Tuesday, 16 July 2013


I have been informed by Yorkshire Wildlife Trust that the contractors for Northern Powergrid are widening the wayleave strip in Sprotborough Plantation this autumn. The strip directly under the powerlines will be cut on a 3 year rotation, and a couple of trees either side of the original strip will be felled (probably on a 10 year rotation). This widening will provide a good graded edge along the woodland and will also widen the track to improve access.

Signs will put up in the autumn to explain that the work is necessary to protect the power lines, and that the following benefits to the wildlife can be expected:

·         Variety of ages of trees - some insects and birds need/prefer young trees
·         More dead wood created - places for bats to roost (standing dead trees) and beetle larvae to grow
·         More butterflies and other insects
·         More light to the woodland floor, so more flowers

Friday, 5 July 2013


Following years of fruitless planning and endless disappointments, the fish pass is on course once again.  The first steering group meeting was held on the 27th June, when it was announced that plans had been passed and a contractor had been appointed.  It is hoped that the project will be completed before the end of the year and that it will take no more than 12 weeks.  It will be situated on the south side of the weir.

The scheme, led by the Canal & Rivers Trust and the Environment Agency, is supported by the owner of the land, as well as the Don Catchment Rivers Trust, the Doncaster & District Angling Association and, of course, the Don Gorge Community Group.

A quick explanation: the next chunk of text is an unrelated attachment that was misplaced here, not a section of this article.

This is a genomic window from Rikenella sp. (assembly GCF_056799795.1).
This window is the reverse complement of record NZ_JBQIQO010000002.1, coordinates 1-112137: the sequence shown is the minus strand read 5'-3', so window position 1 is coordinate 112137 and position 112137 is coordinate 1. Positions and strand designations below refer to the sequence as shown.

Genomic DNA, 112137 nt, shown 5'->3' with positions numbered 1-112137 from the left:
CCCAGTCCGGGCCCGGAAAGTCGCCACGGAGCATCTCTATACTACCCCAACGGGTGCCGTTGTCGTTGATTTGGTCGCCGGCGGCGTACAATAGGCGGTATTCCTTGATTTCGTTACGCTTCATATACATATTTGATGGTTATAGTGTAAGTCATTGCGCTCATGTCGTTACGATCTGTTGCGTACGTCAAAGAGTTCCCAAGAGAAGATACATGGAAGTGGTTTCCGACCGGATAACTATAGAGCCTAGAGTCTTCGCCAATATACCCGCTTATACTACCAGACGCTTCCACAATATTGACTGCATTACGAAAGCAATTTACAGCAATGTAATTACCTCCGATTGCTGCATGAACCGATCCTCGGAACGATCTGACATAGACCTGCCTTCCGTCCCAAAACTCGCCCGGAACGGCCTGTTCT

The only thing holding up the start date is archaeology relating to the mill which stood on this site for many years, but discussions with DMBC are in hand and it is hoped they will not hold up the work for too long.

The pass will allow course fish to swim upstream, but the ultimate aim is to encourage salmon into the river.  Once salmon are enabled to swim to new breeding grounds, their young will return there each year and they will gradually become established.  Eels are also declining in numbers and it is hoped the population will increase as a result of easier access.  Sprotborough weir is critical in this process as it the first one in the chain of weirs going upstream and one of the last to have a fish pass installed.

The current structure of the weir will be unchanged and the pass will be similar to one being constructed at Adwick-on-Dearne.  A photographic/video record of the build process will be undertaken.

There will not now be a canoe pass, but conversations with the relevant clubs about portage above and below the weir are ongoing.

Topics put forward for discussion by the community group were:

Car Parking – this remains a priority for us, but will it ever be achieved?
Viewing Platform - likely
Landscaping of the area – possible
Signage and Interpretation Boards, QR signs, etc - likely
Educational Aspects - possible
Water meadow - possible
Tree Planting - likely
Volunteer involvement in maintenance of the site on completion - likely
Raised walkway – this may be a dream too far!

All these items were discussed with a view to incorporating whatever was possible, finance allowing.  They may not all be possible immediately, but could become future projects.

It was agreed that Newsletters would be produced at different stages of the build to keep people informed of progress and these will be reproduced on this blog.  Press releases and information boards will also be erected on the site.